Carole Lombard

Film on Friday

The Big Parade of Comedy.jpg

Metro-Goldwyn-Mayer, or MGM, is one of the biggest film studios to have ever been.  Established in 1924, they have been behind some of the most famous movies ever produced, including all-time favorites such as Gone with the Wind and Wizard of Oz.  Back in the days when film studios ruled the lives of their actors, MGM controlled some of the biggest names in Hollywood, from Clark Gable to Spencer Tracy to Judy Garland and many in between. They made dramas, war films, biblical epics, and of course comedies. Their comedies were among some of the funniest out there, thanks to the great skills of their actors.  And, in 1964, they created The Big Parade of Comedy using snippets and sketches from some of their most popular comedies that reached as far back as the days of the silent film and up to 1948. 

The Big Parade of Comedy included performances by Clark Gable, Greta Garbo, the Marx Brothers, Jean Harlow, Cary Grant, Spencer Tracy, Katherine Hepburn, W.C. Fields, Laurel and Hardy, Lucille Ball, Red Skelton – should we go on?  Okay!  Joan Crawford, Abbott and Costello, Jimmy Durante, Buster Keaton, the Three Stooges, Marion Davies, Carole Lombard, Zasu Pitts – and many, many more.  Granted, all the film did was splice together high moments of dozens of films and archival footage but, if you aren’t looking for an actual story and just want good laughs from the golden age of cinema, you’ve found the right movie for you!

Carole Lombard

QUESTION:  Who was Carole Lombard's first husband?
A). Clark Gable
B). William Powell
C). Douglas Fairbanks, Jr.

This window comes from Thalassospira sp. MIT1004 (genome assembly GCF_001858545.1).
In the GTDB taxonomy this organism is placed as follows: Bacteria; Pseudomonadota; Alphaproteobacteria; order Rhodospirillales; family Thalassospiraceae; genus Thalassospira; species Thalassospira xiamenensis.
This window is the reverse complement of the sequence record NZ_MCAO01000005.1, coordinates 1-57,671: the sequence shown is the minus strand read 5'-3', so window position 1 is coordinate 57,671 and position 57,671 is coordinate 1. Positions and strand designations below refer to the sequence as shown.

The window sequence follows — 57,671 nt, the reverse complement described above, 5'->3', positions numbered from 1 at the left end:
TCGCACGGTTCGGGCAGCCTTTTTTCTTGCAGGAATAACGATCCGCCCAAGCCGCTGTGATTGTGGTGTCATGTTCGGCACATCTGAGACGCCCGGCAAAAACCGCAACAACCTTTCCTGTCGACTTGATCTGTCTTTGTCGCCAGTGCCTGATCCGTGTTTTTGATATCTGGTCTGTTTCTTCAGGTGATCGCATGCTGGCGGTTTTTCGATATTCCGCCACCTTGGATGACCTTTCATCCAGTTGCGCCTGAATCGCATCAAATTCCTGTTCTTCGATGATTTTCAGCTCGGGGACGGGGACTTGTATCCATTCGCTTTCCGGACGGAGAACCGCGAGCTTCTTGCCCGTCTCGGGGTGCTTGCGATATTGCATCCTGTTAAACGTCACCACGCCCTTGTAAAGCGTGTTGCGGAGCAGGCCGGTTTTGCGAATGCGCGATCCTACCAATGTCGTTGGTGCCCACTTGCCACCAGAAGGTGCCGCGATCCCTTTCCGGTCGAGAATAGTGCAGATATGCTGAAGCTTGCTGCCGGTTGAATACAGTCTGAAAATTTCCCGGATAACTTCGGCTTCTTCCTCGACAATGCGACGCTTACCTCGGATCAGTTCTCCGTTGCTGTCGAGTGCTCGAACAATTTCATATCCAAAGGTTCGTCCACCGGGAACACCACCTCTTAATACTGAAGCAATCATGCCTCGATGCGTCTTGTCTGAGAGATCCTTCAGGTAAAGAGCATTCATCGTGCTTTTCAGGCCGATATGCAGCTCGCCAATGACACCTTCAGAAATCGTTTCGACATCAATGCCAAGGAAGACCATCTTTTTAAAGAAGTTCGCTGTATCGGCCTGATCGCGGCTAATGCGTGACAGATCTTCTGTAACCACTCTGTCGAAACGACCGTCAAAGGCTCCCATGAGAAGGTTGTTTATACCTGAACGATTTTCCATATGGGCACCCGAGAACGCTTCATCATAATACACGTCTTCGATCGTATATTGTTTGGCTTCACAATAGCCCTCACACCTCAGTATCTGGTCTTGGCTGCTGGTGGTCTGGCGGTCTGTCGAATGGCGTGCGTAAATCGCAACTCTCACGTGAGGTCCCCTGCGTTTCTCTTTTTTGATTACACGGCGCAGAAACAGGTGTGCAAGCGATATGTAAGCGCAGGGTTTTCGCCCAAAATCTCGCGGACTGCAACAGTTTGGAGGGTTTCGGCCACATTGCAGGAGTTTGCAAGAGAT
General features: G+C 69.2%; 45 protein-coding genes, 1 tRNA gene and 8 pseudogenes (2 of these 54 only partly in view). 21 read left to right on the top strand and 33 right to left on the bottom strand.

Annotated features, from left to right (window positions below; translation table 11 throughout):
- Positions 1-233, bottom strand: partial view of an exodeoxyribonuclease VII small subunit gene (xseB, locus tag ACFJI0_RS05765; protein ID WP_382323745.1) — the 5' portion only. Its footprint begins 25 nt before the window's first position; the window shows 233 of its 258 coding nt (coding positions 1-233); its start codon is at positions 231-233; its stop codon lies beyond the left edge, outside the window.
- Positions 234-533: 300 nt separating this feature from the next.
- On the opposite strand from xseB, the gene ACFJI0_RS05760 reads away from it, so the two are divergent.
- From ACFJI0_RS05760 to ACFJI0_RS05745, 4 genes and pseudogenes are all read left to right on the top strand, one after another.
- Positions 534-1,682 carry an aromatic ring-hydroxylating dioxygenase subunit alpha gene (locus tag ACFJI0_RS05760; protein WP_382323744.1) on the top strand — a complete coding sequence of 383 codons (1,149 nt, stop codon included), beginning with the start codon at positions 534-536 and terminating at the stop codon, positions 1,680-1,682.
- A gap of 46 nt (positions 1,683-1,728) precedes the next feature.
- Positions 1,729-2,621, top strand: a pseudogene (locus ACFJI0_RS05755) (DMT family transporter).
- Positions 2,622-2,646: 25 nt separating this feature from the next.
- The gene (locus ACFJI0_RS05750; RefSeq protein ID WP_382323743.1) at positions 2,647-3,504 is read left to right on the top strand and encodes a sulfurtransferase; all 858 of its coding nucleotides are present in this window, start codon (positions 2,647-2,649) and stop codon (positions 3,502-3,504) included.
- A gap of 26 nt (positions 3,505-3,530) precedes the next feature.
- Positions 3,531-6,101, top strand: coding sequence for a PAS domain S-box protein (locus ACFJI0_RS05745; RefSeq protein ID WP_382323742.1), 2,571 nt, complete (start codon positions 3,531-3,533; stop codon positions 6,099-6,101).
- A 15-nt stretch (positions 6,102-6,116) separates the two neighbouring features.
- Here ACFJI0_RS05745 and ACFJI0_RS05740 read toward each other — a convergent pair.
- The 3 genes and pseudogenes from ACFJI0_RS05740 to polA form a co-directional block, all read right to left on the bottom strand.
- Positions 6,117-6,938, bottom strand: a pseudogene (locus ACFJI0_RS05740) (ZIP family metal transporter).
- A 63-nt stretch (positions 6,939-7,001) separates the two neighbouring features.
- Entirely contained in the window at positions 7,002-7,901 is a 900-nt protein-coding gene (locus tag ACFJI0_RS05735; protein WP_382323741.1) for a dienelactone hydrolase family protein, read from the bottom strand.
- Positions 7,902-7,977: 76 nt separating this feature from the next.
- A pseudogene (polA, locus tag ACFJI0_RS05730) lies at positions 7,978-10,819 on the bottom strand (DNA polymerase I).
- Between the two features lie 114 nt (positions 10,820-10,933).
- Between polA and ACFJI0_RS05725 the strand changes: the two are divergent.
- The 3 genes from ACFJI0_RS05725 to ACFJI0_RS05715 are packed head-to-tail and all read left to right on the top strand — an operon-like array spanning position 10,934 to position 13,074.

D). Fred Astaire

The last two blogs here at the American Treasure Tour were dedicated to one of America's most popular actors of the 1930's and '40's, Fred Astaire. Astaire danced on stage for decades before becoming a silver screen star. Today, we explore the life of another actor honored in our Music Room - Carole Lombard. Lombard was nine years younger than Astaire, born in 1909, but her start in film was much earlier than his. She was born Jane Alice Peters in Fort Wayne, Indiana to wealthy parents whose break-up when she was six found her moving with her mother and brothers to Los Angeles. She was twelve years old and playing baseball with her friends when she caught the eye of director Allan Dawn. He cast the young ingenue in his 1921 film A Perfect Crime, beginning her career in front of the camera. Studios considered the name "Jane" dull, so she became Carole. 

Lombard had bit parts in numerous silent films during the Twenties, but it was her work in Mack Sennett comedies (beloved at the Treasure Tour for his creation of the short Barney Oldfield's Race to Save a Life, which plays on our photoplayer) that set her up for fame. Lombard was a natural at screwball comedy, and she became hugely popular in that genre. Notably, it was a western, 1930's The Arizona Kid, that became her breakthrough role. The film was a hit and she moved on to higher profile rolls in bigger films, notably Howard Hawks' 1934 classic comedy Twentieth Century opposite John Barrymore. By the end of the decade she was the highest paid star in Hollywood. It can only be imagined how far her career would go from there because, within a few years, she was dead. The year was 1942, and she was touring the United States in the effort to sell War Bonds, when the plane in which she traveled crashed in Nevada. She had been in well over fifty films prior to her death at age thirty-three, and continues to be remembered by fans of cinema to this day.

ANSWER:  B). William Powell.  The marriage lasted two years.